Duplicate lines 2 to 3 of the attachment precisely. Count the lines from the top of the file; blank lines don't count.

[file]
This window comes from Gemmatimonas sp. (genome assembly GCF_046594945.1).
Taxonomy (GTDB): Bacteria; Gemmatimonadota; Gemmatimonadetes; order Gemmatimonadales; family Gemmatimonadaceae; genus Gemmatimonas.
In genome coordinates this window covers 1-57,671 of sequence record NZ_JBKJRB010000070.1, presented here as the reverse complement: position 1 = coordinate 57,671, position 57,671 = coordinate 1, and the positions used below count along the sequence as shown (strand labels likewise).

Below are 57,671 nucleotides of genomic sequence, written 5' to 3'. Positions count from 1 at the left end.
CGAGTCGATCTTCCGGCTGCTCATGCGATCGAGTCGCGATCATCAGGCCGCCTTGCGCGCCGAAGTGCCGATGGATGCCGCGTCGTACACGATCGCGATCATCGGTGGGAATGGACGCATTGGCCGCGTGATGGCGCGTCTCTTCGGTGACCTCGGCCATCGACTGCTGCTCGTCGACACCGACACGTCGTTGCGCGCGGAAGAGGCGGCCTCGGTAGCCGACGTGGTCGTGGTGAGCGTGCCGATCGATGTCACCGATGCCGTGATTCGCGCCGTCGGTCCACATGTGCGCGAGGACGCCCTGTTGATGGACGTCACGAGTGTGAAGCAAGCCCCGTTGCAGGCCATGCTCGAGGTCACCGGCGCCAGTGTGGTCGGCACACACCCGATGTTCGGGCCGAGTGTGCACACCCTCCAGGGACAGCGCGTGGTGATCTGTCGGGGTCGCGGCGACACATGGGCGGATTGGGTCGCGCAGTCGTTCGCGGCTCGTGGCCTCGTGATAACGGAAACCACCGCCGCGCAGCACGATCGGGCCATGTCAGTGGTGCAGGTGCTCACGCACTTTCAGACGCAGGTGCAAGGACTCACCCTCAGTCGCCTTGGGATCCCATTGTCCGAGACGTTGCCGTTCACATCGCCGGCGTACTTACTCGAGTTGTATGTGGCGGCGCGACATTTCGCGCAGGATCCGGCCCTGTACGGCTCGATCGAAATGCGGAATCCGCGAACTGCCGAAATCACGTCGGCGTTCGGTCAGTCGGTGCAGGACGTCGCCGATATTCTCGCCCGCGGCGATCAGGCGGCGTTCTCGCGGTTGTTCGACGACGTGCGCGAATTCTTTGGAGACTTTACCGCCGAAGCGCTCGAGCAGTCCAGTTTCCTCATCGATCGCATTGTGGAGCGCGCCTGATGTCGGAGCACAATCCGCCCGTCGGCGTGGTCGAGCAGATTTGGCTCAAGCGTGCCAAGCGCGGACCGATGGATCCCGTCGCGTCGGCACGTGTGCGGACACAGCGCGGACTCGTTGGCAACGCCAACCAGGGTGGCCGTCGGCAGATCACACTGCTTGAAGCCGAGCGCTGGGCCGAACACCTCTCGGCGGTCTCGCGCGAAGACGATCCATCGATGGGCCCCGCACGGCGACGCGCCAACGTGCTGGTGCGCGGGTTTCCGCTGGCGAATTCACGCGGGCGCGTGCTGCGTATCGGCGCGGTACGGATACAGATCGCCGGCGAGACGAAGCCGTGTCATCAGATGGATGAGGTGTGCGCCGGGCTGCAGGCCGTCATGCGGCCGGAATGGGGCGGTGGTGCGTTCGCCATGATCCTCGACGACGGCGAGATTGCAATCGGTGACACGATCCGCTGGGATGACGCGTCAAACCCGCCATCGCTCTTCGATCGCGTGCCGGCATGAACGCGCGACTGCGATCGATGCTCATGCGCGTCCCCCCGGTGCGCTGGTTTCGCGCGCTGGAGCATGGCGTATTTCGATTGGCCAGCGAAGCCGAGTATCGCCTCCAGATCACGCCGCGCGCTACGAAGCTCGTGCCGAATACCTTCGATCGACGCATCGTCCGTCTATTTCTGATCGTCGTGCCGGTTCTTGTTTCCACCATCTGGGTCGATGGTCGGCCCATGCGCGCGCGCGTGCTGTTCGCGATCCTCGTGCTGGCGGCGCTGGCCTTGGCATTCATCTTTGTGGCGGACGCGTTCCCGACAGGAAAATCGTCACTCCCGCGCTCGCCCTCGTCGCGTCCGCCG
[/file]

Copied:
Taxonomy (GTDB): Bacteria; Gemmatimonadota; Gemmatimonadetes; order Gemmatimonadales; family Gemmatimonadaceae; genus Gemmatimonas.
In genome coordinates this window covers 1-57,671 of sequence record NZ_JBKJRB010000070.1, presented here as the reverse complement: position 1 = coordinate 57,671, position 57,671 = coordinate 1, and the positions used below count along the sequence as shown (strand labels likewise).